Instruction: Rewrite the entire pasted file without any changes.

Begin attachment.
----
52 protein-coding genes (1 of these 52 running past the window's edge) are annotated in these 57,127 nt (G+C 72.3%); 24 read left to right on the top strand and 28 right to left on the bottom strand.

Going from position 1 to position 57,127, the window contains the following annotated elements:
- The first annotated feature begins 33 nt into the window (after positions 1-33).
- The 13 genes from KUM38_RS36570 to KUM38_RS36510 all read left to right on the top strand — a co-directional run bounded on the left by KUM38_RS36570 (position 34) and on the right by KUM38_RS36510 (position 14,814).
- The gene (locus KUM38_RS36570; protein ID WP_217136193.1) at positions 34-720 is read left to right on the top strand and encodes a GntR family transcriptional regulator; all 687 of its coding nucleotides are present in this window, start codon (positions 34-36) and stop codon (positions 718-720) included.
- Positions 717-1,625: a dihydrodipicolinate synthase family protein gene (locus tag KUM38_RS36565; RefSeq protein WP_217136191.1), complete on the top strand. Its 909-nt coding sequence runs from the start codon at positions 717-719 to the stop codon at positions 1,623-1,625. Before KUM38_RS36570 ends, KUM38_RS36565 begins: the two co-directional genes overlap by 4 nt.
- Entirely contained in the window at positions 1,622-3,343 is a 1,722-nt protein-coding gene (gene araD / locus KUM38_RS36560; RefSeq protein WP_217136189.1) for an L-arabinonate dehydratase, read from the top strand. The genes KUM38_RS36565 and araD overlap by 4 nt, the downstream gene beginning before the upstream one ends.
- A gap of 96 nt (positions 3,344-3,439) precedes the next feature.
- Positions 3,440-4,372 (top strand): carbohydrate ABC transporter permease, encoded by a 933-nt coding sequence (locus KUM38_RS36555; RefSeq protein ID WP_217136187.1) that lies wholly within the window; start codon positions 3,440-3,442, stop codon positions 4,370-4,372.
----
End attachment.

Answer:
52 protein-coding genes (1 of these 52 running past the window's edge) are annotated in these 57,127 nt (G+C 72.3%); 24 read left to right on the top strand and 28 right to left on the bottom strand.

Going from position 1 to position 57,127, the window contains the following annotated elements:
- The first annotated feature begins 33 nt into the window (after positions 1-33).
- The 13 genes from KUM38_RS36570 to KUM38_RS36510 all read left to right on the top strand — a co-directional run bounded on the left by KUM38_RS36570 (position 34) and on the right by KUM38_RS36510 (position 14,814).
- The gene (locus KUM38_RS36570; protein ID WP_217136193.1) at positions 34-720 is read left to right on the top strand and encodes a GntR family transcriptional regulator; all 687 of its coding nucleotides are present in this window, start codon (positions 34-36) and stop codon (positions 718-720) included.
- Positions 717-1,625: a dihydrodipicolinate synthase family protein gene (locus tag KUM38_RS36565; RefSeq protein WP_217136191.1), complete on the top strand. Its 909-nt coding sequence runs from the start codon at positions 717-719 to the stop codon at positions 1,623-1,625. Before KUM38_RS36570 ends, KUM38_RS36565 begins: the two co-directional genes overlap by 4 nt.
- Entirely contained in the window at positions 1,622-3,343 is a 1,722-nt protein-coding gene (gene araD / locus KUM38_RS36560; RefSeq protein WP_217136189.1) for an L-arabinonate dehydratase, read from the top strand. The genes KUM38_RS36565 and araD overlap by 4 nt, the downstream gene beginning before the upstream one ends.
- A gap of 96 nt (positions 3,344-3,439) precedes the next feature.
- Positions 3,440-4,372 (top strand): carbohydrate ABC transporter permease, encoded by a 933-nt coding sequence (locus KUM38_RS36555; RefSeq protein ID WP_217136187.1) that lies wholly within the window; start codon positions 3,440-3,442, stop codon positions 4,370-4,372.